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Your guide to the Lancaster colleges, based on vibes, stereotypes and proximity to Greggs

Because it turns out people are still using an article of ours from 2019 (!) to pick their colleges x


It’s been revealed that most people’s first contact with the Lancaster Tab is almost always an article from December 2019, describing all of the colleges’ vibes and why you should pick each one. We’ve had three prime ministers, two campus occupations and a global pandemic since then, and we thought it was time we re-revealed what the true vibes and stereotypes of each college is now.

Now, it’s worth noting for any incoming freshers who have googled ‘Lancaster Colleges’ and are using this as your sole source of information that the only thing your college truly affects is the type of accommodation you have and where it is located on campus. It’s worth looking on the university website to see what kind of accommodation you want, and going from there.

County

County = chaos. They’re the biggest college, and they know it. There always seems to be some kind of party in one of the townhouses, usually advertised as a “chill evening in with friends”. The non-townhouse locations are generally a bit quieter, but not hugely. In terms of location, it’s great for English and LICA students who don’t want to walk very far, and seems to be packed with them as a result.

Bowland

Bowland gets shat on a lot by the other colleges, mainly because they’re spread out and some of the accommodation is on the older side. On the plus, they’re closer to Greggs than anywhere else, as they are literally on top of Alexandra Square, so if you want to roll out of bed and grab a steak bake, this is the place for you. They also get Bowland Tower, so if you want epic views, it’s worth applying for this alone.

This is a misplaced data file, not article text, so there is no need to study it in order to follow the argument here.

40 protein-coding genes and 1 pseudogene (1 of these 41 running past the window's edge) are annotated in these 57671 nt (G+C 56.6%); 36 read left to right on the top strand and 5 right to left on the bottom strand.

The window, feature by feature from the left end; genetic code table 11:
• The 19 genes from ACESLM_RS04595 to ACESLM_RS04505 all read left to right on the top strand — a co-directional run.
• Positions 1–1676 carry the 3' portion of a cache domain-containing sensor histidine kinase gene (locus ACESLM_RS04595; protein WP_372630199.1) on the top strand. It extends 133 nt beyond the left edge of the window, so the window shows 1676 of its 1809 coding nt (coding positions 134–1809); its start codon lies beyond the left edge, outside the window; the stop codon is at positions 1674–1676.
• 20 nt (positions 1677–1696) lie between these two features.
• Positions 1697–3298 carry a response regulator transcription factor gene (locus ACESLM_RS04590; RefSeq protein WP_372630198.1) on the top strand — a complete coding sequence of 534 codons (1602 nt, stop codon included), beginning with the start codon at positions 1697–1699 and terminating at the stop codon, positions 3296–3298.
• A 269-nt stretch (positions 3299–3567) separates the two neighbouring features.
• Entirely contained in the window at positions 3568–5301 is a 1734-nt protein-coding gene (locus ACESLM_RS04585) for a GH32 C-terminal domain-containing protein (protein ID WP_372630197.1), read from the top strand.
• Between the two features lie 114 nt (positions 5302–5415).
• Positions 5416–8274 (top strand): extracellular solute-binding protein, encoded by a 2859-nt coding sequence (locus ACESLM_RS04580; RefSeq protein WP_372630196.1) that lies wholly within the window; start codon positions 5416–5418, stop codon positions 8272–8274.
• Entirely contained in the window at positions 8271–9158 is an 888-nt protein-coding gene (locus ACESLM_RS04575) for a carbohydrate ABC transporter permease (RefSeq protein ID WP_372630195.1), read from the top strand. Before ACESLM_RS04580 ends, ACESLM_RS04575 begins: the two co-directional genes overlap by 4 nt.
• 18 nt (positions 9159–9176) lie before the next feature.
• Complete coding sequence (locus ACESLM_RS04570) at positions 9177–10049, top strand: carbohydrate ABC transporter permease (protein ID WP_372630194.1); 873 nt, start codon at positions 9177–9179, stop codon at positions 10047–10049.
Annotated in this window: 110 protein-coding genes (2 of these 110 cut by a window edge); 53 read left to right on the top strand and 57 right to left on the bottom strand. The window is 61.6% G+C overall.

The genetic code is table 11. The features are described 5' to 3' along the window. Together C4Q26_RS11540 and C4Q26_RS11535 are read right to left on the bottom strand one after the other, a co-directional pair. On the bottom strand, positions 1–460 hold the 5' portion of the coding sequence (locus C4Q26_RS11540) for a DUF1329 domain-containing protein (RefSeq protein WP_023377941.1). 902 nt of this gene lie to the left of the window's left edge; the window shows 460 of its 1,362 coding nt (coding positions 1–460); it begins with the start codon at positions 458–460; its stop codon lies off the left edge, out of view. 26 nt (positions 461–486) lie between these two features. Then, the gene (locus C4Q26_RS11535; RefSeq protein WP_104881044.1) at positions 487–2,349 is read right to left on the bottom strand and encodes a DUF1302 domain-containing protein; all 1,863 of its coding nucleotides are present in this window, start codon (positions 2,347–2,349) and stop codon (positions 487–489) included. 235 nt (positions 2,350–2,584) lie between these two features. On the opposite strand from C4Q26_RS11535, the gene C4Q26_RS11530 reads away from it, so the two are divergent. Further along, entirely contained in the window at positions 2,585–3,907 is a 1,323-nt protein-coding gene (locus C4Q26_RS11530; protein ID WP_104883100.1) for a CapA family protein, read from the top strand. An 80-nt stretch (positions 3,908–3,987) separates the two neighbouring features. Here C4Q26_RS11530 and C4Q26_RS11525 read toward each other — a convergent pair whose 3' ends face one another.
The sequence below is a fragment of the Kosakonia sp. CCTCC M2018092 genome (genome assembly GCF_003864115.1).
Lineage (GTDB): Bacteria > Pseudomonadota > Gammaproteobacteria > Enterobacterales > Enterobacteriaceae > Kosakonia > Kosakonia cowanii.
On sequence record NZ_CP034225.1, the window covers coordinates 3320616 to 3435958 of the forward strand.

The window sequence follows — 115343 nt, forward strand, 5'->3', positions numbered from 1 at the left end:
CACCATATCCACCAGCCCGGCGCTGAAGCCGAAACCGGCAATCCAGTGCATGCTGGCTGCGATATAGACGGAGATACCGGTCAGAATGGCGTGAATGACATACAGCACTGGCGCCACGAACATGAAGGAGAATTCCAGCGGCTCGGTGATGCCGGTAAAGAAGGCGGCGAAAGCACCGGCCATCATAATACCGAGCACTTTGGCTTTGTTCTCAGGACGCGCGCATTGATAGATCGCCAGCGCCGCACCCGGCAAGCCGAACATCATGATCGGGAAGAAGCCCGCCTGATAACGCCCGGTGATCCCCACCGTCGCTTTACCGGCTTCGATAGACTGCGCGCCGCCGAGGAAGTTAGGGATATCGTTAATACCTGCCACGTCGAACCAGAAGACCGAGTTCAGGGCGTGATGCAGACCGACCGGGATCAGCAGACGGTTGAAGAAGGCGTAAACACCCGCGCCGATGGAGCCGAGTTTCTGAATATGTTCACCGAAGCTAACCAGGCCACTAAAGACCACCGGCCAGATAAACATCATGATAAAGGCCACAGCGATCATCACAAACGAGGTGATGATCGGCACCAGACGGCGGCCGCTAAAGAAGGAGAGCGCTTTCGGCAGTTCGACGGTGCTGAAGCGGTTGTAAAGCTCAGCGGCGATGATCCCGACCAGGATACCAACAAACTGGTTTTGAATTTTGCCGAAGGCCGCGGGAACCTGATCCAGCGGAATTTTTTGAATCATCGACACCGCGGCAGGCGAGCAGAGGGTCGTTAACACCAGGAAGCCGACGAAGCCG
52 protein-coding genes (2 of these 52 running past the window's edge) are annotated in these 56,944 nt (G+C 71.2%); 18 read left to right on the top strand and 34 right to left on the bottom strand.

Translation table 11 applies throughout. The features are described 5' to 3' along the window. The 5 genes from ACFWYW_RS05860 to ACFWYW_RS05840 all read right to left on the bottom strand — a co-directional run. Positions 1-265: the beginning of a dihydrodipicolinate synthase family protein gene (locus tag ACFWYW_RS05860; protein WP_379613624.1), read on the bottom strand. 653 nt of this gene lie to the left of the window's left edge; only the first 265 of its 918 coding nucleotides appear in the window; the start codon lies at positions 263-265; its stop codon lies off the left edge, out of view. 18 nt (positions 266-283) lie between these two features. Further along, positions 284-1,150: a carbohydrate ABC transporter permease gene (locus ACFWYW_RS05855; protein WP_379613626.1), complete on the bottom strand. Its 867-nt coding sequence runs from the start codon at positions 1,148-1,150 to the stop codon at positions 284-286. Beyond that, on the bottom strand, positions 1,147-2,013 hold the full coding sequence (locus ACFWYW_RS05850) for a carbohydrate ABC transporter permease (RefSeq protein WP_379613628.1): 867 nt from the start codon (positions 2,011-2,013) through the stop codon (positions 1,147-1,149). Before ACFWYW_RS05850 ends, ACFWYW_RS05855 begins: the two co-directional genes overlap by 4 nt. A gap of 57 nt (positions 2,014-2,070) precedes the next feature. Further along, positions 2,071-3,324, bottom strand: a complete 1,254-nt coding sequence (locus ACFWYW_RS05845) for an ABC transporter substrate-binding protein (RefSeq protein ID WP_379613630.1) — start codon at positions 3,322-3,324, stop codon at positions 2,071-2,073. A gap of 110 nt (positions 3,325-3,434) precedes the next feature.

Furness

We’ve talked a lot about stereotypes, but Furness College doesn’t really have one. It’s very chill, quiet and tucked off to one side — if you’re not going directly to Furness to visit someone or to go home, you probably won’t end up there. That being said, it’s directly in the middle of the Spine, so it’s in a good location.

Fylde

Fylde

Grizedale

Ah, Grizedale. Firmly known on campus as the party college, this is down to the plethora of townhouses stuck firmly in the middle of campus, and the fact that Grizedale bar is the most popular on campus. This is a stereotype that is not wrongfully given either: if you see an OnlyLancs post about some mishap at a party, it’s almost always a Grizzie student.

Pendle

Pendle’s reputation is undoubtedly wholesome, if a little quiet. They’re split across the main campus and South West, and don’t have a bar as such, instead having Pendle Brew, a gorgeous study space/cafe that serves drinks in the evening. Honestly, the smoothies are to die for. That’s very much the vibe of Pendle: you don’t really know what you’re going to get but it’s always good. (They also throw a bloody good extrav).

Graduate

Only postgrads are in Graduate college. If you’re here, you’re old. You can’t apply here, you’re stuck in here with no choice. I’m sure they’re all lovely, but they’re also all stressed and studying, so no one ever really sees them.

Lonsdale

Lonsdale is the first of the South West campus colleges, so if you’re headed down here, you’re committing to a good 10 to 20 minute walk to classes every day. The pro to this is it feels like you’re coming home at the end of every day, and you’re not living on top of your seminar rooms. Lonsdale is interestingly the college where you’re most likely to find really strong friendship groups formed, but also flatcest. Possibly because of its absolute lack of a bar.

Cartmel

Reputation equates Cartmel to posh, because it’s tucked away down the end of campus, and it’s all ensuite accommodation. In all honesty, no one knows why, because it’s exactly the same as Lonsdale. It’s a real community vibe, and it always throws really good events, but you are preparing for a long walk to get to classes every day.